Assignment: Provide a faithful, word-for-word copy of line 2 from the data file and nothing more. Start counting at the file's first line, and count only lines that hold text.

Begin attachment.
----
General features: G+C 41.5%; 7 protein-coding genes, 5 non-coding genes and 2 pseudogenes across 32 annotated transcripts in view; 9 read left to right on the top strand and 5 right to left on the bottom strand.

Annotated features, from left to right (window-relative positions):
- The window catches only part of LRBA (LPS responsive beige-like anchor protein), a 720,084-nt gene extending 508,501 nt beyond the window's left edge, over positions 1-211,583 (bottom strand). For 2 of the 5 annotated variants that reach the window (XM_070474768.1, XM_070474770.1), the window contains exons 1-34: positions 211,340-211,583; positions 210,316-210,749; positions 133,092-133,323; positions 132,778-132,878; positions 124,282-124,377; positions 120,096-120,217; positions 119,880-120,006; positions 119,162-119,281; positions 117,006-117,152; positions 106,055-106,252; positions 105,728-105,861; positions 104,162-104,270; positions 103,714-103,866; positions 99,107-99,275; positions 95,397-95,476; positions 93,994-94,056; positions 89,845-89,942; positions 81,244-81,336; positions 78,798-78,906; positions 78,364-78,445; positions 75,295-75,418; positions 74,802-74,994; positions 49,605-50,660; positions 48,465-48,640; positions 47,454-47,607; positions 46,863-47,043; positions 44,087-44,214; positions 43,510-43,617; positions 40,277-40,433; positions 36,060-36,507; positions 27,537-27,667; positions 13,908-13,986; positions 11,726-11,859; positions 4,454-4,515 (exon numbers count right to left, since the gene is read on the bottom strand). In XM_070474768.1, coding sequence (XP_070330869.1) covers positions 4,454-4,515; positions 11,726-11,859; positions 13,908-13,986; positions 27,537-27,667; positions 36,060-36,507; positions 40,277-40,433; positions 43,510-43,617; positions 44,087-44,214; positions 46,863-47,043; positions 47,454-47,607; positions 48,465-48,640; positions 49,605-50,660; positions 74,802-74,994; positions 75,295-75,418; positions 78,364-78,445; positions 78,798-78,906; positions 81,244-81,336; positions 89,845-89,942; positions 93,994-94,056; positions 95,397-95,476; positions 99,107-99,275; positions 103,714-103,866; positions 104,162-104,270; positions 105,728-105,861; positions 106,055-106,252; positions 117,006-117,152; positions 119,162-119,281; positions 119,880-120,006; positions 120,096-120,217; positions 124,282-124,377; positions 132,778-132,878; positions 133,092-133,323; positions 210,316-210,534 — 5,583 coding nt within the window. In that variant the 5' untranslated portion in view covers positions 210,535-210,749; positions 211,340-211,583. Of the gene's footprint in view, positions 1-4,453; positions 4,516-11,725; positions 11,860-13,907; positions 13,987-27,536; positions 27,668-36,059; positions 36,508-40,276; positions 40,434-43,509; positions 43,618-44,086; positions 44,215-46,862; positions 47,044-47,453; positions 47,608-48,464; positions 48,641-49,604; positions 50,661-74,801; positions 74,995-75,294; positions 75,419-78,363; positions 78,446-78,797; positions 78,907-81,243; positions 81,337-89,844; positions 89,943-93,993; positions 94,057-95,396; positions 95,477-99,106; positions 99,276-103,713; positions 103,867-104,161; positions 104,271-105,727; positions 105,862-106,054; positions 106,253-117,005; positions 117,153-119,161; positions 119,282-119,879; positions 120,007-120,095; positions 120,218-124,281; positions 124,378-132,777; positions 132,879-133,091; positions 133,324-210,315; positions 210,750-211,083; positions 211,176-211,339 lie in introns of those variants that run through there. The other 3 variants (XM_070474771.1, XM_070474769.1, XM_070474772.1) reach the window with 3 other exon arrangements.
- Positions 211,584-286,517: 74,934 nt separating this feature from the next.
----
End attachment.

Annotated features, from left to right (window-relative positions):